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Battle of Stalingrad 1942-1943

The Battle of Stalingrad (July 17, 1942-February 2, 1943)

Operation Barbarossa, the invasion of Russia by the Germans, began on June 22, 1941, with a sweeping onslaught over the Russian border, using 150 divisions (three million German soldiers). In the first month, the Germans covered between 200 to 400 miles, and then began the three-prong division of forces. One section headed northeast to Leningrad, commanded by Field Marshall Wilhelm von Leeb; the central part moved towards Moscow, commanded by Field Marshall Fedor von Bock; and the third part headed southeast, first to Kiev, then Rostov, close to Stalingrad, commanded by Field Marshall Gerd von Rundstedt. Unfortunately for the German command, Adolf Hitler then decided he wanted to split up groups to reinforce the drive, both north and south, instead of moving decisively straight to Moscow. It was during this delayed time of bickering between generals and Hitler about the best direction to advance, that the Russians began to regroup and fortify towns in preparation for fighting back.

Division of Forces

German Field Marshall Rundstedt had initially taken Kiev before the stalemate at the German Command offices. Then he took Rostov, but due to bad weather, could not hold it, so lost it again. Once the summer weather came in, the Germans pushed back, re-taking Rostov, and then Sevastopol, Novorossisk, and finally, the oil fields of Maikop. When the German forces took Sevastopol, the German army was split into two groups, with Group B heading north towards Stalingrad, commanded by General Friedrich Paulus, while Group A headed towards Maikop. On August 23, 1942, the first arrival of Group B, one panzer division and the 3rd Motorized Division, arrived at the northern and southern outskirts of Stalingrad, and waited on the edge of the Volga River for the rest of the forces to pull up.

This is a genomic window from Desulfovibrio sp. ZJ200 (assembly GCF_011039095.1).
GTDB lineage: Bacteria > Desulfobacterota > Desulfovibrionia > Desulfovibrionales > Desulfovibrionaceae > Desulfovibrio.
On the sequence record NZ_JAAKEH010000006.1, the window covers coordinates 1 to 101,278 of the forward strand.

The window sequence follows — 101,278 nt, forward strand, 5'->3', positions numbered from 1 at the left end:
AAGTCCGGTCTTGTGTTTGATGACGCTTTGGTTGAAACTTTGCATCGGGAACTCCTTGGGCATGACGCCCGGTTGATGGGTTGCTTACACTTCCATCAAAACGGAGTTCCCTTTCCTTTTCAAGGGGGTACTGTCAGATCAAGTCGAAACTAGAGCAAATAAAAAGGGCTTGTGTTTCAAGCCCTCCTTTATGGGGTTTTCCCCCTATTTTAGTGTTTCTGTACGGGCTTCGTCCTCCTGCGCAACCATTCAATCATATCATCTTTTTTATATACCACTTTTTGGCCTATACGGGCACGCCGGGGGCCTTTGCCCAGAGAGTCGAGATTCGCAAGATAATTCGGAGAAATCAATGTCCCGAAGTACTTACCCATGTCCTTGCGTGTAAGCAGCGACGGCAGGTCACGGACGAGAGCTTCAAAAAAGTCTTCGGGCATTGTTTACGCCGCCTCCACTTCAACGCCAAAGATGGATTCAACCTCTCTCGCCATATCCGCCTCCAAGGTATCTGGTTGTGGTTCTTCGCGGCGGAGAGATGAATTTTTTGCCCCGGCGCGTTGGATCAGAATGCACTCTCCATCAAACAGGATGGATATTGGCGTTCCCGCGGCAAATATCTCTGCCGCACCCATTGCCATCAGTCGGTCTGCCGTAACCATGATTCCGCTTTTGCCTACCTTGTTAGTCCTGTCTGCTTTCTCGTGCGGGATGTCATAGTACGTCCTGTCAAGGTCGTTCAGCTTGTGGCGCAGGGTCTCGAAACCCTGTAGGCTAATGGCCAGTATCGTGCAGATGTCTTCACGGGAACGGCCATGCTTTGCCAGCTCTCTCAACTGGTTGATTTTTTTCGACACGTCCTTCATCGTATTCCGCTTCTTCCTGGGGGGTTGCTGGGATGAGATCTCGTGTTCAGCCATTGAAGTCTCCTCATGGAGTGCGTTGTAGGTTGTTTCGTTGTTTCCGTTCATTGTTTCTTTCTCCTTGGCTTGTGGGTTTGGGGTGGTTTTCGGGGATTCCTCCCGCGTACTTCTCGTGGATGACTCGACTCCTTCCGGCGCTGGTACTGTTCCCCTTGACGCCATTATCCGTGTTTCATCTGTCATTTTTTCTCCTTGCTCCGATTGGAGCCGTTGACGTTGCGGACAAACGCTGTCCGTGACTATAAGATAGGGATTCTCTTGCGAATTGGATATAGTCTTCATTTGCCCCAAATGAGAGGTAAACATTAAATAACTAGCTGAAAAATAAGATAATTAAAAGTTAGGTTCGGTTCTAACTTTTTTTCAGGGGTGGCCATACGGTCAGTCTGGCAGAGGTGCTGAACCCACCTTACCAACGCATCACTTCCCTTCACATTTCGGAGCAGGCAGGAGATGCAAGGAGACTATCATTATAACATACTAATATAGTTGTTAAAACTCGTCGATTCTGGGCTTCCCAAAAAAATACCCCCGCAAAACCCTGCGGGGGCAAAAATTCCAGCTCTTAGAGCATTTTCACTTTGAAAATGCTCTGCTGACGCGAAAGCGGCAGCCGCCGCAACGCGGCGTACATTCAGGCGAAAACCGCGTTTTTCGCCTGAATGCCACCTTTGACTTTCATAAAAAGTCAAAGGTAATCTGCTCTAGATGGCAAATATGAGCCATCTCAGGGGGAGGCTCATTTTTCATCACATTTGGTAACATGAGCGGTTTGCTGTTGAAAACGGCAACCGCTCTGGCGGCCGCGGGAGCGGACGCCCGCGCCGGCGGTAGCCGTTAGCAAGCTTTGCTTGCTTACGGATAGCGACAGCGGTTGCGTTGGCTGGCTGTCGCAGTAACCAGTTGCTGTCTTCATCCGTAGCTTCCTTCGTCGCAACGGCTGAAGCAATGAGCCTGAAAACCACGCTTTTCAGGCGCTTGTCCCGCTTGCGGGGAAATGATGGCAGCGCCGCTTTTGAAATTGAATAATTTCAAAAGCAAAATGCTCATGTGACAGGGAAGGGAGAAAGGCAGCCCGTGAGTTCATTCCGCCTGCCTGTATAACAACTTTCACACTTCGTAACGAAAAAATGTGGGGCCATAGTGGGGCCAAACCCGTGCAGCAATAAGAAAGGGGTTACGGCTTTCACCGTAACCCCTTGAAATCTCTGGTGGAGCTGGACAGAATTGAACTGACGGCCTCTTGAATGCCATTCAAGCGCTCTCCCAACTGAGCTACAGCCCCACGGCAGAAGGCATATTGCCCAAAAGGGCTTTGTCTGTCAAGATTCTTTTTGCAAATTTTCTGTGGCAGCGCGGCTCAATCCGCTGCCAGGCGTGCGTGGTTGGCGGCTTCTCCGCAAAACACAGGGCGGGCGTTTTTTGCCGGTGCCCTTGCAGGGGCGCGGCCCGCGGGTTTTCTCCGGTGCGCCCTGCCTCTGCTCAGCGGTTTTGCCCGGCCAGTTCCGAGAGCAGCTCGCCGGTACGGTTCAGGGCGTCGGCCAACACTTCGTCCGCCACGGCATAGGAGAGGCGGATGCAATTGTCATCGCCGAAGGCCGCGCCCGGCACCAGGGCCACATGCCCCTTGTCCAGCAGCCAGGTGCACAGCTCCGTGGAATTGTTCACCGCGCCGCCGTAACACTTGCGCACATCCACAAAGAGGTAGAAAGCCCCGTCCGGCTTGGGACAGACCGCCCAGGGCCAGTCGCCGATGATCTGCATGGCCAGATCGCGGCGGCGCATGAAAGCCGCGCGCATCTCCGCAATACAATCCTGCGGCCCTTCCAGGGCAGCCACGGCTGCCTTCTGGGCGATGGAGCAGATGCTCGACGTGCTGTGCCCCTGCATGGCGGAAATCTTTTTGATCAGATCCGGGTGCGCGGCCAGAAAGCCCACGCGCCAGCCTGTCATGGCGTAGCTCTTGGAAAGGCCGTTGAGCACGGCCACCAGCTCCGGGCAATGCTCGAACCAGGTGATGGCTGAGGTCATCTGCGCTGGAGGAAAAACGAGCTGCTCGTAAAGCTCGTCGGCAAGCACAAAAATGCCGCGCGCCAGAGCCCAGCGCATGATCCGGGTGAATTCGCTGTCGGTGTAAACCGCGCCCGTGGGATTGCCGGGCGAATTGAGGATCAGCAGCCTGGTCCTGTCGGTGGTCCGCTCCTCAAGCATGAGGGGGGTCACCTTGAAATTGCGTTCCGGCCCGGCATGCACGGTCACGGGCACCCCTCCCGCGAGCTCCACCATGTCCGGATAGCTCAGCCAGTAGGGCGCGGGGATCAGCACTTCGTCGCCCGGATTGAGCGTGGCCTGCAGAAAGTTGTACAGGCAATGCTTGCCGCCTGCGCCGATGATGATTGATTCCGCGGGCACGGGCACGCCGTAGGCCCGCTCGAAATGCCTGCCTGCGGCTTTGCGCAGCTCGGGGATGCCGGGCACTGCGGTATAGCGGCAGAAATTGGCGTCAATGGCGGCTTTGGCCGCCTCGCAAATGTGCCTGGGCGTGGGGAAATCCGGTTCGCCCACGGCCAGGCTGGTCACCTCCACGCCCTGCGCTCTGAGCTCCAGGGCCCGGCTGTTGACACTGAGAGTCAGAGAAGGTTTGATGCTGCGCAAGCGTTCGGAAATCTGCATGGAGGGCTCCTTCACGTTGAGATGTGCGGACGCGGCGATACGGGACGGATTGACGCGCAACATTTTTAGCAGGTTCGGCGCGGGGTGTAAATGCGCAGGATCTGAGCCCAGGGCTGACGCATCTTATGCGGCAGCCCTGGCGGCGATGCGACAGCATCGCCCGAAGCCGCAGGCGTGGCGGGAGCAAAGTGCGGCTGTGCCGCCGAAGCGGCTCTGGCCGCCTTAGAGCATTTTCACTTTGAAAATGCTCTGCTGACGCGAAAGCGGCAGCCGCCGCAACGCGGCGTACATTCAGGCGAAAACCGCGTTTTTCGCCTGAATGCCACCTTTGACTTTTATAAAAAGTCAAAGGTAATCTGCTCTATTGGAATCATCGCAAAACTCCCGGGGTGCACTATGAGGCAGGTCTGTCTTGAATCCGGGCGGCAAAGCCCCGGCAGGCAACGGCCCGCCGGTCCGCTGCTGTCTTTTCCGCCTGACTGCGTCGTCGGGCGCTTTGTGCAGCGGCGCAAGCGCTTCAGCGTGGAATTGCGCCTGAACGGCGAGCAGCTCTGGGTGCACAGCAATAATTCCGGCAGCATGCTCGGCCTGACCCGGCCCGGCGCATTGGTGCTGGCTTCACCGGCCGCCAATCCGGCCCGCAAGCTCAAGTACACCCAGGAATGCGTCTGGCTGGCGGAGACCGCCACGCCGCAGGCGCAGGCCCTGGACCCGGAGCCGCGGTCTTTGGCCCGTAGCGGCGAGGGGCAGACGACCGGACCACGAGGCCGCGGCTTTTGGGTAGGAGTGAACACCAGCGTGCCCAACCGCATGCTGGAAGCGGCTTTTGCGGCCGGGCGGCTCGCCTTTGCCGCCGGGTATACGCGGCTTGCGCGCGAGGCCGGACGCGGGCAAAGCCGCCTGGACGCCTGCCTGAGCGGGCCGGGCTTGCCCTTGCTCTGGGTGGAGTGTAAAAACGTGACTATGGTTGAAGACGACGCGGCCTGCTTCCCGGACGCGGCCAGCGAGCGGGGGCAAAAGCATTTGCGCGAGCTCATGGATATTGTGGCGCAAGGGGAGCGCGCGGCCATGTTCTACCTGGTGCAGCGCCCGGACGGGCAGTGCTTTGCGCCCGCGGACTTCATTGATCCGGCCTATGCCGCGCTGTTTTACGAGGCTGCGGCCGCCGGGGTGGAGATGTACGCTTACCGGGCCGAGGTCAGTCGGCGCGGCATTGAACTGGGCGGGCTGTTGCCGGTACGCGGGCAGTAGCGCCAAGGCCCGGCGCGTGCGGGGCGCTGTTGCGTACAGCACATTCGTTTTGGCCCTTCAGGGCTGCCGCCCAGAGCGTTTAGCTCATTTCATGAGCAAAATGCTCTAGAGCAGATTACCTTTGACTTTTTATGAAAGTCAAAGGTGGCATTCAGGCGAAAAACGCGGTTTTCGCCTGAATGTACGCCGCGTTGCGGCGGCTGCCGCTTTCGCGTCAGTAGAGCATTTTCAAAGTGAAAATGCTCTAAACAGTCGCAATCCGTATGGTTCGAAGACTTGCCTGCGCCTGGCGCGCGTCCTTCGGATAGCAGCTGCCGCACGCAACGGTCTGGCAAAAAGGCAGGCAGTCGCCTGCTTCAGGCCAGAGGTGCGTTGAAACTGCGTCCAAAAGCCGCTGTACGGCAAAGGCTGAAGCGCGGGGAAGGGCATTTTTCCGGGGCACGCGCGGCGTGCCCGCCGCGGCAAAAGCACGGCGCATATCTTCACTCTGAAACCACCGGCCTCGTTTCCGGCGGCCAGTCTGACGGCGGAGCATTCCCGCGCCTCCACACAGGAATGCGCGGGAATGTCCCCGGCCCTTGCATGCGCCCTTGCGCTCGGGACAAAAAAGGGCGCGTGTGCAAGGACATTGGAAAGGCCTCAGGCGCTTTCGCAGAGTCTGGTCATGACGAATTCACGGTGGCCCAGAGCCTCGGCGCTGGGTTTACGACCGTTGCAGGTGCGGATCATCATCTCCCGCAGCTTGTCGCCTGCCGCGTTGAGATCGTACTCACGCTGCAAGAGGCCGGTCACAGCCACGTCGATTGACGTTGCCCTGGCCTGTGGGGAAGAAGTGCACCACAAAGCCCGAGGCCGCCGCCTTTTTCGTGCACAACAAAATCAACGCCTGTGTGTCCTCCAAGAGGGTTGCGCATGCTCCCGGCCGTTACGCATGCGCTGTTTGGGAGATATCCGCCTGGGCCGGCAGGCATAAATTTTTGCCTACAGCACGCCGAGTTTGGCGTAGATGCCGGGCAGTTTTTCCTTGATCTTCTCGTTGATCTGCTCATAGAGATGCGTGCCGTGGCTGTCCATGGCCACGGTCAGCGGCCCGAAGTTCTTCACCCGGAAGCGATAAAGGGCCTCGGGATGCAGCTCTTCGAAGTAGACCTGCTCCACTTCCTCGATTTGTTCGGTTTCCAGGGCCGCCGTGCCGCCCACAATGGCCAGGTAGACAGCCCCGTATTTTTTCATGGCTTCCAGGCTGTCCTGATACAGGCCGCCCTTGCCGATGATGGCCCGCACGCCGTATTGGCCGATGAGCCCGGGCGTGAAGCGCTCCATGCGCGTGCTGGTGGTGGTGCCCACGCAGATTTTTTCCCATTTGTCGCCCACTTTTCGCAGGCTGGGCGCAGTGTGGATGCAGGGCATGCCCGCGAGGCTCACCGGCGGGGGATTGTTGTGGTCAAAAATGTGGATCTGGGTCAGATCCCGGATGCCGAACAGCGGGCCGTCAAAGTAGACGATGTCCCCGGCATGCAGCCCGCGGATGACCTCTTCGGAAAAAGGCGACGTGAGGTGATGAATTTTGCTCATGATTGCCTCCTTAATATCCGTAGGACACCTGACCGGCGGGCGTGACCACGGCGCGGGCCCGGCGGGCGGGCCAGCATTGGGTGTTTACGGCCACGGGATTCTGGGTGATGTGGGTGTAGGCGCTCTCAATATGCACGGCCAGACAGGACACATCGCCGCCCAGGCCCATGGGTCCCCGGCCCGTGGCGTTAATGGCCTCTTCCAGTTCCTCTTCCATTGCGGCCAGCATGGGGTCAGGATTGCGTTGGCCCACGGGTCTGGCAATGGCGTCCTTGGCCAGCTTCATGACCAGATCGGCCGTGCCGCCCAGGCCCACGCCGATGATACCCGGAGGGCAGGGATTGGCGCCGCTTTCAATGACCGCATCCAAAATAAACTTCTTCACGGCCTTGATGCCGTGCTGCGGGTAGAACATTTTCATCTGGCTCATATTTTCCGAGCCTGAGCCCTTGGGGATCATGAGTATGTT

The Battle Begins

Early on, there was very little resistance, and a massive bombing raid was conducted first, reducing much of Stalingrad into rubble. The Sixth German Army under Paulus, formed of five army corps, 13 infantries, three panzers, three motorized divisions, and one antiaircraft division, began moving into the city. However, the rubble and multitude of dead bodies in the streets, created numerous obstructions in moving forward quickly. As the Germans moved slowly through the city, with Hitler badgering Paulus to make a quick end of things, Russian command was sending in more soldiers. With German forces fully committed inside the city, the battle became bloody, with desperate Russian soldiers and armed civilians fighting hand-to-hand combat with equally desperate German soldiers.

General V.I. Chuikov oversaw the Russian 62nd Army, which was defending the city, while Marshal Georgii K. Zhukov planned a counteroffensive from outside the city. In November 1942, Zhukov surrounded Stalingrad in the event known as Operation Uranus, using six armies of one million soldiers, while Hitler demanded his soldiers stay and fight, with no thought of retreat or surrender. A rescue attempt was made for the German soldiers in Stalingrad, by the 57th Panzer division under General Hermann Hoth, but it only got as far as the Askay River, before it was taken completely out.

Hitler promoted General Paulus to Field Marshall on January 30th, but Paulus, who was captured by the Russians along with his staff on January 31st, and realizing that there was no hope for supplies and reinforcements, surrendered his 91,000 remaining soldiers on February 2, 1943.

The ramifications from this battle was that the Germans suffered a serious defeat, and it was a turning point in World War II, where it was seen that Germany could be defeated. Part of the problem was Hitler’s inability to strategize properly, including understanding the weather problems, and how delays would change the battle plan layout.

It is also said that Hitler wanted Stalingrad destroyed because it carried the name of Russia’s leader, while Stalin refused to give up Stalingrad for the very same reason. With this massive loss of German soldiers, it also weakened Germany to a point, that when the Russians invaded Germany, there were not enough German forces to stave off the attack effectively.